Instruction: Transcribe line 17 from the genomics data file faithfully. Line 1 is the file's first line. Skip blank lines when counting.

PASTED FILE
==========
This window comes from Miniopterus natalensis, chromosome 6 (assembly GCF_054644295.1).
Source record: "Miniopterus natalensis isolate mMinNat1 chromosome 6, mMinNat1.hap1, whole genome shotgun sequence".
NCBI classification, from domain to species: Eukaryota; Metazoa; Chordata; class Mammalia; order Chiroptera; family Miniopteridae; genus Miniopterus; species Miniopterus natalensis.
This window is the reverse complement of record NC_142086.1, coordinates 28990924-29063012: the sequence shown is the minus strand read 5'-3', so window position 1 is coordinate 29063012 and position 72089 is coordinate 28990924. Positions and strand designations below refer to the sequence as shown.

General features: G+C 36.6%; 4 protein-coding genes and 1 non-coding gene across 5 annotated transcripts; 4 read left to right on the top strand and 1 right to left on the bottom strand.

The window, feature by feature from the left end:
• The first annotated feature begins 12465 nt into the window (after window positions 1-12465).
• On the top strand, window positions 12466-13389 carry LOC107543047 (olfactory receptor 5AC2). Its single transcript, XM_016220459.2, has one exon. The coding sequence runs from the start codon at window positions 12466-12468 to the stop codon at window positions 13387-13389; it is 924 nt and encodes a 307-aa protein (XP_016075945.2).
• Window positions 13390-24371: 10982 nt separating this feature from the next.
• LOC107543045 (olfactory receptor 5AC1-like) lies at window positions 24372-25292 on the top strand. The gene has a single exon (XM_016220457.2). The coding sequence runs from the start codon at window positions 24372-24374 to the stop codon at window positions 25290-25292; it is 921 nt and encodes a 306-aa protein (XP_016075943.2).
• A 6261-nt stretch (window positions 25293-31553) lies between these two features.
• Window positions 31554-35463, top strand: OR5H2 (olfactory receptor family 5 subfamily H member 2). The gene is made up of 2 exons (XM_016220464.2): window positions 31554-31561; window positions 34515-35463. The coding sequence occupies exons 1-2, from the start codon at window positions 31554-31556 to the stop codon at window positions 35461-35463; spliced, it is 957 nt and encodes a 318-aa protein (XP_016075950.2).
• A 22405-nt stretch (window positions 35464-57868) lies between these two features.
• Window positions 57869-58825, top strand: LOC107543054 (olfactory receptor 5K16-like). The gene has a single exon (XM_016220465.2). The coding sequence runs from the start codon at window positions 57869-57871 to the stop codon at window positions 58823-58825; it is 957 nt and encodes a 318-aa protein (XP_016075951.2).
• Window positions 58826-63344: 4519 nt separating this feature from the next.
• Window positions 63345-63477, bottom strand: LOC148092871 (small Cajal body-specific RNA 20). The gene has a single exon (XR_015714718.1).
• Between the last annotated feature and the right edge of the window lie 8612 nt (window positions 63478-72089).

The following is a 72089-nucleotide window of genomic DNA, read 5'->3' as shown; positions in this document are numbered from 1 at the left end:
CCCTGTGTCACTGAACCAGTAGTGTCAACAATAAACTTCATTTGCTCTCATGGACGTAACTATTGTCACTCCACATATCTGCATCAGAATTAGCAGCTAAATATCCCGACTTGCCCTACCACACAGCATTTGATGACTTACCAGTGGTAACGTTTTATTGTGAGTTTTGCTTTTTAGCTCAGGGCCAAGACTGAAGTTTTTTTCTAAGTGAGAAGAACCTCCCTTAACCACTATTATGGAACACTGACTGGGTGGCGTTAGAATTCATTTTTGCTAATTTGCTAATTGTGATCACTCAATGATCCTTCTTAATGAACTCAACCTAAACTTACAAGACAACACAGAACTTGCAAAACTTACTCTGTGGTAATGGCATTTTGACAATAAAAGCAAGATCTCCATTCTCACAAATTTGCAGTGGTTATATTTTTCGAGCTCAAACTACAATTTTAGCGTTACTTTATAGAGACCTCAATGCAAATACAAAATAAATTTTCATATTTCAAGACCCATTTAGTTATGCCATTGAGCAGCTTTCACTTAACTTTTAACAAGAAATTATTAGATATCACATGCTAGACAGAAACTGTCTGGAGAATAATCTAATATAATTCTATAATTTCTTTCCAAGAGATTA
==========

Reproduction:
• Between the last annotated feature and the right edge of the window lie 8612 nt (window positions 63478-72089).